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National guardsmen face a high risk of developing alcohol abuse problems following deployment

February 16, 2012 -- Soldiers in the National Guard with no history of alcohol abuse are at significant risk of developing alcohol-related problems during and after deployment, according to a new study published in Drug and Alcohol Dependence journal. Researchers at Columbia University's Mailman School of Public Health and colleagues at three other institutions found that the soldiers at greatest risk of developing alcohol-related problems also experienced depression and/or PTSD during or after deployment.

Alcohol-related behaviors are common among the military, yet few studies have looked at how issues like PTSD and depression contribute to the risk for abuse during or following their service. The knowledge gap is even greater for army guard soldiers.

The researchers based their findings on data collected between June 2008 and February 2009 from 963 soldiers of the Ohio Army National Guard and who said they had never abused alcohol prior to active duty. The investigators found that 113 (11.7%) of the soldiers reported alcohol abuse disorder that first occurred during or post deployment.

The 113 respondents were also screened for depression and PTSD based on standard criteria from the Diagnostic and Statistical Manual of Mental Disorders (DSM-IV). Among this group, 35 (31%) also reported depression, 23 (20.4%) reported PTSD, and 15 (13.3%) reported both psychiatric conditions. Interestingly, the study shows that alcohol abuse was uncommon among the small number of participants who had a history of depression or PTSD prior to their deployment.

The soldiers at risk for new onset alcohol abuse were mostly male (97%), less than 35 years of age (74%), and single (45%). The majority had been deployed only once and most recently to a conflict setting.

"A novel finding of our study is that developing depression or PTSD during or after deployment were strong risk factors for having alcohol problems during the same time period," said Brandon Marshall, PhD, of the Department of Epidemiology at Columbia's Mailman School and lead author of the study. Because new onset alcohol abuse was most common among service members experiencing depression and PTSD, one possible explanation is that soldiers who experienced depression or PTSD self-medicate with alcohol to cope with negative feelings and the stress of deployment.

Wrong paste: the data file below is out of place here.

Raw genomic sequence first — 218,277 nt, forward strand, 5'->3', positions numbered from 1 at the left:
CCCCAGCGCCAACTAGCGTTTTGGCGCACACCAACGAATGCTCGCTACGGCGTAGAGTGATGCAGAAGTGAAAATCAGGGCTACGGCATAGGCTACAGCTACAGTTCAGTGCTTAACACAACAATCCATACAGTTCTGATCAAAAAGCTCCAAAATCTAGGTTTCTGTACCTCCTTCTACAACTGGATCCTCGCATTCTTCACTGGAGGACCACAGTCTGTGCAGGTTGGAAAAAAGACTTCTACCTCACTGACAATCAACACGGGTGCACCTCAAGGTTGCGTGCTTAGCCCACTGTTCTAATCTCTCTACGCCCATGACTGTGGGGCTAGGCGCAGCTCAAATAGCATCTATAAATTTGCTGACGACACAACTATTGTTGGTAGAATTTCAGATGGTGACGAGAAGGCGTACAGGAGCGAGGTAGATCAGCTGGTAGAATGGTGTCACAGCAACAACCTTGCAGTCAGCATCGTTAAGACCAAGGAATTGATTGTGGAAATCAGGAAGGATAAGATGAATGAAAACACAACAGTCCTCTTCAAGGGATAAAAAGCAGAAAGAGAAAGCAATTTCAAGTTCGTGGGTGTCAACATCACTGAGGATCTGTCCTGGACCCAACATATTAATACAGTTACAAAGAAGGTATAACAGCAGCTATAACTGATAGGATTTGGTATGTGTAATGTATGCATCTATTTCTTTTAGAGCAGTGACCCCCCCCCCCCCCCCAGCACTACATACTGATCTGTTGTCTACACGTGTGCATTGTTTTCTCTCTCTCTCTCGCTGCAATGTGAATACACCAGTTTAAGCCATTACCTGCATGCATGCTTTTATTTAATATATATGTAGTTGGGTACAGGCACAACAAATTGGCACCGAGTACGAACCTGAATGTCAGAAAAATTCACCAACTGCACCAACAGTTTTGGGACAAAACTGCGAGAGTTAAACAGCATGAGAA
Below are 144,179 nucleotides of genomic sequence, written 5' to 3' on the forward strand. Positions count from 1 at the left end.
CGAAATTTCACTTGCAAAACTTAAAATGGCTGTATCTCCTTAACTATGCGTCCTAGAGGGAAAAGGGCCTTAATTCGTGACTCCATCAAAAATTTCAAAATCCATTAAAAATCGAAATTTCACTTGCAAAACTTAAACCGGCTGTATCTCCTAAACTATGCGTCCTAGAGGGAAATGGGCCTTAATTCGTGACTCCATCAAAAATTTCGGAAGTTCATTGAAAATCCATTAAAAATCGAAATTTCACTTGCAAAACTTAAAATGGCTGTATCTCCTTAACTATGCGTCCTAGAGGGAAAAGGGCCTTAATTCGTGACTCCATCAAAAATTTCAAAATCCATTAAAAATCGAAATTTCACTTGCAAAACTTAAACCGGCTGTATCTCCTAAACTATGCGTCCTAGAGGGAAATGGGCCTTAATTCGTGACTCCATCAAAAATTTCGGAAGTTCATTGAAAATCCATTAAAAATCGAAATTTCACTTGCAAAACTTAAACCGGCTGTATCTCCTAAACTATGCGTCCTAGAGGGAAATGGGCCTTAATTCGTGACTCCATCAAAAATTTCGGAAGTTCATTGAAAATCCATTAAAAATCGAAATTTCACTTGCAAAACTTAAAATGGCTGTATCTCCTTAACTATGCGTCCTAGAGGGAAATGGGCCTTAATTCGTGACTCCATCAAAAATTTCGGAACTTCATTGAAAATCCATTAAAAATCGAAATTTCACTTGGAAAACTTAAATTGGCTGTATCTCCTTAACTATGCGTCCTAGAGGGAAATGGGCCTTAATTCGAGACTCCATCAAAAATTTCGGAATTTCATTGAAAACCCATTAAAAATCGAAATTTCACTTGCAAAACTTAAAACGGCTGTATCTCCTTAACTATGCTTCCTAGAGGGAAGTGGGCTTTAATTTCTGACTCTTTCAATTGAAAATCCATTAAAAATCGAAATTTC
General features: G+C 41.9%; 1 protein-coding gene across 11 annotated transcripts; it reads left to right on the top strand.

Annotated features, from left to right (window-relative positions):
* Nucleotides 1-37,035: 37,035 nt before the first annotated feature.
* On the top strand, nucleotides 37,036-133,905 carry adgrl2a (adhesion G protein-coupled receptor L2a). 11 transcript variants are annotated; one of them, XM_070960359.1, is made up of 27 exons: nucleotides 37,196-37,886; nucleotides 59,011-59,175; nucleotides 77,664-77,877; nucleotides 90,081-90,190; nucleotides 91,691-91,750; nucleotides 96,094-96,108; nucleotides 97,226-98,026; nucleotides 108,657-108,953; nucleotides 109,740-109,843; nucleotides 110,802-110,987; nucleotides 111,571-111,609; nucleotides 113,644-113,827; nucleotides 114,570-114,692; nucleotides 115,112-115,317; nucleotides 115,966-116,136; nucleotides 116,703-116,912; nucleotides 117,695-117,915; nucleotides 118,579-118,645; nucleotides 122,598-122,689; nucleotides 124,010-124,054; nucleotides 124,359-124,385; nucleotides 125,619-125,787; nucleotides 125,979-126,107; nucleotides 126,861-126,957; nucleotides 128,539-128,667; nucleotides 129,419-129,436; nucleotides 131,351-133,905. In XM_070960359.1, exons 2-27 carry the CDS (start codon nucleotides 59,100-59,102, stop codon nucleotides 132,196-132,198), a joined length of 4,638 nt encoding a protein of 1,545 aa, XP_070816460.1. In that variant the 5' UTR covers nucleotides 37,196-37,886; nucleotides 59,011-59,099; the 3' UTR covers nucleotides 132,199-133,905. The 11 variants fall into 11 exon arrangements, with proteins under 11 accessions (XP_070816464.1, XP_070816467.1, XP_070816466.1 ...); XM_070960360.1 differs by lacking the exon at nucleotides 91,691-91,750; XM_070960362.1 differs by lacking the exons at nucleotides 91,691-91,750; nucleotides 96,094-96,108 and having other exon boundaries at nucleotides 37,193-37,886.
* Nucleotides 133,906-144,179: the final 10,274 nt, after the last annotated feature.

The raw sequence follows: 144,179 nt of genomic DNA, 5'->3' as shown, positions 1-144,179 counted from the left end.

These findings have important implications for intervention and policy, according to Dr. Marshall and colleagues. Historically, few active soldiers seek treatment services for alcohol abuse, mainly because information is non-confidential and may be perceived as having negative career consequences. "The high prevalence of alcohol abuse during and after deployment observed here suggests that policies that promote improved access to care and confidentiality merit strong consideration," noted Dr. Marshall.

Previous studies have found that National Guard soldiers are more likely to engage in alcohol-related behavior compared to active army personnel. They are also less likely to enter substance abuse treatment after they return from active duty. "These findings indicate the urgent need to evaluate the availability and uptake of alcohol treatment interventions for this population," noted Sandro Galea, MD, DrPH, chair of the Mailman School Department of Epidemiology and senior author.

The investigators caution that the timing of new onset alcohol abuse in relation to a psychiatric disorder was self-reported. They also note that there were few women included in the study.


Contact: Stephanie Berger
Columbia University's Mailman School of Public Health

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